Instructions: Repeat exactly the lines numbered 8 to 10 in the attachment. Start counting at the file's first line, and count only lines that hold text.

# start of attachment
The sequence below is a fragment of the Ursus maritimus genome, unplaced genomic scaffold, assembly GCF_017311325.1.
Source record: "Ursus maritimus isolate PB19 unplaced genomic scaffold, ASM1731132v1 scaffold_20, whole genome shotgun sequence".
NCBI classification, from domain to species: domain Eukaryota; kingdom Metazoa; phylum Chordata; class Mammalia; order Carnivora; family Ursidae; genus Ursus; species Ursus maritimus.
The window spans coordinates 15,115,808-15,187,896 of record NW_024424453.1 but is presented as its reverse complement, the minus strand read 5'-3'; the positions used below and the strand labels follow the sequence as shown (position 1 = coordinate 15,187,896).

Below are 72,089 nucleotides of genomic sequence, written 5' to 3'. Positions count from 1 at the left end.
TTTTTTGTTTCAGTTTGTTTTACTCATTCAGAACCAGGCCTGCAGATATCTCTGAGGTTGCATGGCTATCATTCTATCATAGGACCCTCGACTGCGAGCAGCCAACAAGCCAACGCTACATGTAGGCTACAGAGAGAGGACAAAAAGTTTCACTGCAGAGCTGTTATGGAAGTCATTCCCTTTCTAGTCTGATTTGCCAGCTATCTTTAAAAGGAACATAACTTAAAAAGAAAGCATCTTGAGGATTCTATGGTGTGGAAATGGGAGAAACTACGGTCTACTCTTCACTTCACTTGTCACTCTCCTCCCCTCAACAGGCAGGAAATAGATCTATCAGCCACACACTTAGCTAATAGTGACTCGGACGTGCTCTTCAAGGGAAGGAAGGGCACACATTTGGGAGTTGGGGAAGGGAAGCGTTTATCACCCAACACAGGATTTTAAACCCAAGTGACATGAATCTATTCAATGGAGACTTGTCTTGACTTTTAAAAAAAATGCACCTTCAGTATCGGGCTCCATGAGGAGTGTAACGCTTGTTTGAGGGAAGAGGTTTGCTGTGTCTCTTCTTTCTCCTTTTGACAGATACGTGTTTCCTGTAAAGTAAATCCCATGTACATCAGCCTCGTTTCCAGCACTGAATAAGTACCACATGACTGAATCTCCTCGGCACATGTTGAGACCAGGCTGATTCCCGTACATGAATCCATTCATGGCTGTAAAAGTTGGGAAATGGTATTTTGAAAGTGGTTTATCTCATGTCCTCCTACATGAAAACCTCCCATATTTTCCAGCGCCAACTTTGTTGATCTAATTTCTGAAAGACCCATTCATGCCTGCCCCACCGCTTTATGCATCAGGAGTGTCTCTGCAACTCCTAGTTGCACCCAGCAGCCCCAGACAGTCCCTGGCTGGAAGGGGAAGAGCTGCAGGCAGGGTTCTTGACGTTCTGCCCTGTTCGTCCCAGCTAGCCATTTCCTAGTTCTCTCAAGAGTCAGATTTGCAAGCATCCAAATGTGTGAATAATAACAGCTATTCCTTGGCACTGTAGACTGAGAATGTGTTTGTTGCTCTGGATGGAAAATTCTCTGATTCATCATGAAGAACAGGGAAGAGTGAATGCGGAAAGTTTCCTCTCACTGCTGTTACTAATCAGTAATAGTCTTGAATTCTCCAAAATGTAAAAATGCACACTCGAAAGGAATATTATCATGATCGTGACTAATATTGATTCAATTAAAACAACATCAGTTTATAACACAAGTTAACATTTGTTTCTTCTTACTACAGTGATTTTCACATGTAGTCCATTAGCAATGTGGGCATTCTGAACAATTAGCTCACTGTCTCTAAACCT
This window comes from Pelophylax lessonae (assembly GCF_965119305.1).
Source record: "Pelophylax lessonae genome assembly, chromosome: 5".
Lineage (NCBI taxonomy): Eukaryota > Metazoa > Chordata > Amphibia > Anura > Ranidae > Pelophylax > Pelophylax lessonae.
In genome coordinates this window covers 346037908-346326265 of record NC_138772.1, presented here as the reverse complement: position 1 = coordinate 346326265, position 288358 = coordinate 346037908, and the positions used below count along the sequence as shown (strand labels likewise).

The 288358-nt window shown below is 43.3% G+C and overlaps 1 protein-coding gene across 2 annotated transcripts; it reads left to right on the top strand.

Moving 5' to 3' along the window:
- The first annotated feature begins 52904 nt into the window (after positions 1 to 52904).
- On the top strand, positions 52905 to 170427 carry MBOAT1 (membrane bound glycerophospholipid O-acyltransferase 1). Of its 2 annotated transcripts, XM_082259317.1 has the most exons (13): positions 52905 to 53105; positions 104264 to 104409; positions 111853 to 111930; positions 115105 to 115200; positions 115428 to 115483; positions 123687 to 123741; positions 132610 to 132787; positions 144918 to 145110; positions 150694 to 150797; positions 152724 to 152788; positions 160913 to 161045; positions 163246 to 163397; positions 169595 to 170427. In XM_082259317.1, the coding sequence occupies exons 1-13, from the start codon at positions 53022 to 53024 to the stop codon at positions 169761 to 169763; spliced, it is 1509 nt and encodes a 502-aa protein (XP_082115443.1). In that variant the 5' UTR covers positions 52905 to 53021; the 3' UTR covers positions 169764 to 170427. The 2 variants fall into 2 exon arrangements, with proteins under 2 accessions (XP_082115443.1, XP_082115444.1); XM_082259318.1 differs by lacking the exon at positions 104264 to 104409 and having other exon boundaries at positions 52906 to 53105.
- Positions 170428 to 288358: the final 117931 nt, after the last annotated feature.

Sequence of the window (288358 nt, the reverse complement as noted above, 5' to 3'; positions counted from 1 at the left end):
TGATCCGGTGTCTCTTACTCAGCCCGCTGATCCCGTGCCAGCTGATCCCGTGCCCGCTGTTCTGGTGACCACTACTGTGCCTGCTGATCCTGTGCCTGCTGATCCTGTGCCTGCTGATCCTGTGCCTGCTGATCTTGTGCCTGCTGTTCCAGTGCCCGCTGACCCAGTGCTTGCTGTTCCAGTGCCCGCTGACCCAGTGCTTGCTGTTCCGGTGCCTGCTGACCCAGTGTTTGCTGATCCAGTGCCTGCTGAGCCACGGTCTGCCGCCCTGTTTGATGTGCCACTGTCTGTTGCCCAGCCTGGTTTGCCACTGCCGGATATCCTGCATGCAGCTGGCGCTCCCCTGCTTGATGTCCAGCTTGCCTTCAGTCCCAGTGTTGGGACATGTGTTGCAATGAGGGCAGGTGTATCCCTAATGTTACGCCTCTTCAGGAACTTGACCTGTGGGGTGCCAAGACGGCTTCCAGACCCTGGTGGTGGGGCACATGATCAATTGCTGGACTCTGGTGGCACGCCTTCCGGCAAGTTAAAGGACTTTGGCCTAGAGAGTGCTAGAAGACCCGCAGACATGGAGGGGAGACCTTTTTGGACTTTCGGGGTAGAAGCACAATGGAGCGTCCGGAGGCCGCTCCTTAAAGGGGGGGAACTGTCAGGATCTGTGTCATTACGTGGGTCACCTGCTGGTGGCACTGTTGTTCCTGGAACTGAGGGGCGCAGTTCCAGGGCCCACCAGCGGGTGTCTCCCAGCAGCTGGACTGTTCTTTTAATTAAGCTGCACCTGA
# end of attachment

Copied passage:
Source record: "Pelophylax lessonae genome assembly, chromosome: 5".
Lineage (NCBI taxonomy): Eukaryota > Metazoa > Chordata > Amphibia > Anura > Ranidae > Pelophylax > Pelophylax lessonae.
In genome coordinates this window covers 346037908-346326265 of record NC_138772.1, presented here as the reverse complement: position 1 = coordinate 346326265, position 288358 = coordinate 346037908, and the positions used below count along the sequence as shown (strand labels likewise).